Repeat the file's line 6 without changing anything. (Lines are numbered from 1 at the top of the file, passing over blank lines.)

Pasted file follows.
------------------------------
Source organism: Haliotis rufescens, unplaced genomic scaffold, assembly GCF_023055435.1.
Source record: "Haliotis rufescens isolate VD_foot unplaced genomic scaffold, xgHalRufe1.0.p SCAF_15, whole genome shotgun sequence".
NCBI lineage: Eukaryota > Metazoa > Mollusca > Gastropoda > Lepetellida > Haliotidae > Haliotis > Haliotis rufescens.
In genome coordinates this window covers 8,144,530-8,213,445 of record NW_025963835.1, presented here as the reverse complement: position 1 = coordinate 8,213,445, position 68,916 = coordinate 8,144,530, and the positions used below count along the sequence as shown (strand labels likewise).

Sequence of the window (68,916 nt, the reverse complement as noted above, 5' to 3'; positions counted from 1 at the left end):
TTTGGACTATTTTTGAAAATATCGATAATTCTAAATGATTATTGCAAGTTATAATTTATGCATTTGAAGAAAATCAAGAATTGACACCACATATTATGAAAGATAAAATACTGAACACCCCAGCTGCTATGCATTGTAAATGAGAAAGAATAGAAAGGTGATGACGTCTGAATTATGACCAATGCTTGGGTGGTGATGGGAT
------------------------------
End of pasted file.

TTTGGACTATTTTTGAAAATATCGATAATTCTAAATGATTATTGCAAGTTATAATTTATGCATTTGAAGAAAATCAAGAATTGACACCACATATTATGAAAGATAAAATACTGAACACCCCAGCTGCTATGCATTGTAAATGAGAAAGAATAGAAAGGTGATGACGTCTGAATTATGACCAATGCTTGGGTGGTGATGGGAT